euralmanac:

Ikea boss bemoans German bureaucracy
Ikea is becoming increasingly frustrated at complicated German bureaucracy and public protest, which has slowed expansion plans, company head Mikael Ohlsson said on Friday.
The firm was ready to build new stores, but he said applications to build new branches, particularly in residential areas, were often hindered or scrapped all together due to protests from locals and politicians concerned about their area’s small businesses.
“If you take Germany, then we would have liked a further store in Stuttgart, but the discussion has already lasted years and years. And Lübeck took ages,” he said.
Ohlsson said he was disappointed by how slowly the company was expanding in Germany, which is Ikea’s biggest single market, accounting for 15 percent of its global business. There are already nearly 50 branches in the country.
“We want to be nearer to our customers and we’re ready to start building new stores,” Ohlsson said. “The government can stimulate investment in the company by speeding up the bureaucracy process.”
Despite Ohlsson’s complaints, the company announced record profits of €2.97 billion in the last financial year. This is 10.3 percent more than the previous year
This has not discouraged the Swedish furniture giant, however, as Ohlsson announced the company is aiming global, hoping to open up branches in more than its current count of 30 countries. (via The Local)

euralmanac:

Ikea boss bemoans German bureaucracy

Ikea is becoming increasingly frustrated at complicated German bureaucracy and public protest, which has slowed expansion plans, company head Mikael Ohlsson said on Friday.

The firm was ready to build new stores, but he said applications to build new branches, particularly in residential areas, were often hindered or scrapped all together due to protests from locals and politicians concerned about their area’s small businesses.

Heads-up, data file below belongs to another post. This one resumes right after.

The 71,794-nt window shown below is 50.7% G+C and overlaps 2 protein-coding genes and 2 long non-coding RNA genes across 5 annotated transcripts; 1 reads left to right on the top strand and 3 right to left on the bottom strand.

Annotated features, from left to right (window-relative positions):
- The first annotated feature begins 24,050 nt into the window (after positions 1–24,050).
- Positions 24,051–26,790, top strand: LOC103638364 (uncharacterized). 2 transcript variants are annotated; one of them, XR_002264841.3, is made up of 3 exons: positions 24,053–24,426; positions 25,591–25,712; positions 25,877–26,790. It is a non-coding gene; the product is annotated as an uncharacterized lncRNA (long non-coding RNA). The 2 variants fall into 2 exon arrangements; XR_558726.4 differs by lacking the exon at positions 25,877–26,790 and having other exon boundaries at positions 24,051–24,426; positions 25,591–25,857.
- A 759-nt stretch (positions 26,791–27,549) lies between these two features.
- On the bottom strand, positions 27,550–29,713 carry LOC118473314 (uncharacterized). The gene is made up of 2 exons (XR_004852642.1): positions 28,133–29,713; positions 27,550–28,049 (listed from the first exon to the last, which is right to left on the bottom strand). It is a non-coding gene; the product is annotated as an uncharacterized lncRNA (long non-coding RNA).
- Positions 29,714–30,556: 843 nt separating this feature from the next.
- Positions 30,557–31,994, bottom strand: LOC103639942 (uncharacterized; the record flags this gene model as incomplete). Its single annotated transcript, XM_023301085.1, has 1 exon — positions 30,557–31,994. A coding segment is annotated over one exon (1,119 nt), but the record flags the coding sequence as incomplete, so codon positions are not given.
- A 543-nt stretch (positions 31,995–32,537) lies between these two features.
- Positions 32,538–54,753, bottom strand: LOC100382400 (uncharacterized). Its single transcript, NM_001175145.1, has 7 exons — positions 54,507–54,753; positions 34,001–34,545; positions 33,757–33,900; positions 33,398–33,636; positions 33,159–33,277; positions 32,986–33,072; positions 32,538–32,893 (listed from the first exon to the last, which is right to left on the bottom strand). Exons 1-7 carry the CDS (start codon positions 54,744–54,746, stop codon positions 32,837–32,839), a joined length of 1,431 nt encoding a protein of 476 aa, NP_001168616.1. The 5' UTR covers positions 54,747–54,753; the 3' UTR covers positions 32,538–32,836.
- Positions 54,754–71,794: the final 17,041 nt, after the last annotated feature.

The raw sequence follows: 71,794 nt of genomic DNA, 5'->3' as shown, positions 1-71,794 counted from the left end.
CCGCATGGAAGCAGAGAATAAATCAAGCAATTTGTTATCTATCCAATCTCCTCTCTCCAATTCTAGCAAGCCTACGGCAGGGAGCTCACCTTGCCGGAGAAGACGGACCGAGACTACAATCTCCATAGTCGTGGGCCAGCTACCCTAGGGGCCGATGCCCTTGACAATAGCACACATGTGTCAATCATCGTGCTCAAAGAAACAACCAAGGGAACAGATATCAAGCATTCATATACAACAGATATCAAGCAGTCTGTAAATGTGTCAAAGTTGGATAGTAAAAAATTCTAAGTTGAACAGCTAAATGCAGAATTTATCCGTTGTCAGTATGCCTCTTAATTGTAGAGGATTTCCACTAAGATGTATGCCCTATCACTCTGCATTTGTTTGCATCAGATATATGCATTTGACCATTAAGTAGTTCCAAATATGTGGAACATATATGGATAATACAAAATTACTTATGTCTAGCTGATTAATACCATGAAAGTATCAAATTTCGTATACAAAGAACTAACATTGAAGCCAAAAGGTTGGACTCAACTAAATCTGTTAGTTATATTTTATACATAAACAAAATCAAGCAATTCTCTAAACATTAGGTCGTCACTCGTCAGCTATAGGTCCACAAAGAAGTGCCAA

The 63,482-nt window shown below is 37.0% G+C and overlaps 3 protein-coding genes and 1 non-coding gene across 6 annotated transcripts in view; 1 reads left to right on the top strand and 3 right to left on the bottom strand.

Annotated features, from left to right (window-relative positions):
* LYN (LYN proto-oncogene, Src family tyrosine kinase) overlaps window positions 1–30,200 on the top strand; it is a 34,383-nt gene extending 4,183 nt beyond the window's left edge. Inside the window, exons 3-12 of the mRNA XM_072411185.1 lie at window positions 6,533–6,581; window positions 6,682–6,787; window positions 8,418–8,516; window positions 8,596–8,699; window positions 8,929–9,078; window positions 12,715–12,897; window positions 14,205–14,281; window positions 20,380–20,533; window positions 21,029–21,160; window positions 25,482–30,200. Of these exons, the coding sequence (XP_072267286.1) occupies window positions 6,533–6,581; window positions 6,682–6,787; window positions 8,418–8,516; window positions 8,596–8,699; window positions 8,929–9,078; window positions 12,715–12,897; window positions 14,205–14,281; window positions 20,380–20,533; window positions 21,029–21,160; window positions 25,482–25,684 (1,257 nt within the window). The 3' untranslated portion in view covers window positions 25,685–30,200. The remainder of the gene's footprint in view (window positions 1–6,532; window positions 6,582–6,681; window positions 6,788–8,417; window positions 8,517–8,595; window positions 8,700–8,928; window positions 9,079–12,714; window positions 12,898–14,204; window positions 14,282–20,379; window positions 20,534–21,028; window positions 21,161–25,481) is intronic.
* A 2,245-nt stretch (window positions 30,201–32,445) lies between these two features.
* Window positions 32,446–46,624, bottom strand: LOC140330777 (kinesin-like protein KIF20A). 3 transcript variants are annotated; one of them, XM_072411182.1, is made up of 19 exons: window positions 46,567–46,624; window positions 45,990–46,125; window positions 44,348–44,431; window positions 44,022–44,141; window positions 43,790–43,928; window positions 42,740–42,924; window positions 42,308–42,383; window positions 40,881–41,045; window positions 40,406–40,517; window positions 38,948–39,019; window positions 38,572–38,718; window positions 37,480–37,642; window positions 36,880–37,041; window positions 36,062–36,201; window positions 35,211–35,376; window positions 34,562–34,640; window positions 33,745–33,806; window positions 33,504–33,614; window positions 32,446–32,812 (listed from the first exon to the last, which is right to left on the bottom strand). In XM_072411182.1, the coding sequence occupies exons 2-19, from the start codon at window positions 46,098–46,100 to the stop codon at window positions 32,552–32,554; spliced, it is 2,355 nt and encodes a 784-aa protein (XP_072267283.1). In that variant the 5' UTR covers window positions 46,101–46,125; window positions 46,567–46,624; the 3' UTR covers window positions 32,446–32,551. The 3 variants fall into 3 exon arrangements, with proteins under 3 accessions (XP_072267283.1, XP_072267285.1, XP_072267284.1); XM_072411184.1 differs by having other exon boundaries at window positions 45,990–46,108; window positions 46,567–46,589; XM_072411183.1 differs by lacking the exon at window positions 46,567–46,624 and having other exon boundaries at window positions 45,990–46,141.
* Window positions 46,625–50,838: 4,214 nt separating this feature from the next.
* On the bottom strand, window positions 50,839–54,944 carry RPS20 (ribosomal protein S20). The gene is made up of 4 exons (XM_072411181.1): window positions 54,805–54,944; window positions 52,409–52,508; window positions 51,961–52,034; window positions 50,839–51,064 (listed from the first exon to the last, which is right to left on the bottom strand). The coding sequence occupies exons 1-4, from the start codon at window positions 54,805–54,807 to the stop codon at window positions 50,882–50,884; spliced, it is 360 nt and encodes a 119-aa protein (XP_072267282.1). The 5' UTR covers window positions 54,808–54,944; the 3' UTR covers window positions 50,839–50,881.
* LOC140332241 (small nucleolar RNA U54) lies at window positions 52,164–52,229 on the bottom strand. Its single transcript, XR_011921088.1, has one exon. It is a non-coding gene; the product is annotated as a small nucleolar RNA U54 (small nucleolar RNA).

“If you take Germany, then we would have liked a further store in Stuttgart, but the discussion has already lasted years and years. And Lübeck took ages,” he said.

Ohlsson said he was disappointed by how slowly the company was expanding in Germany, which is Ikea’s biggest single market, accounting for 15 percent of its global business. There are already nearly 50 branches in the country.

“We want to be nearer to our customers and we’re ready to start building new stores,” Ohlsson said. “The government can stimulate investment in the company by speeding up the bureaucracy process.”

Despite Ohlsson’s complaints, the company announced record profits of €2.97 billion in the last financial year. This is 10.3 percent more than the previous year

This has not discouraged the Swedish furniture giant, however, as Ohlsson announced the company is aiming global, hoping to open up branches in more than its current count of 30 countries. (via The Local)

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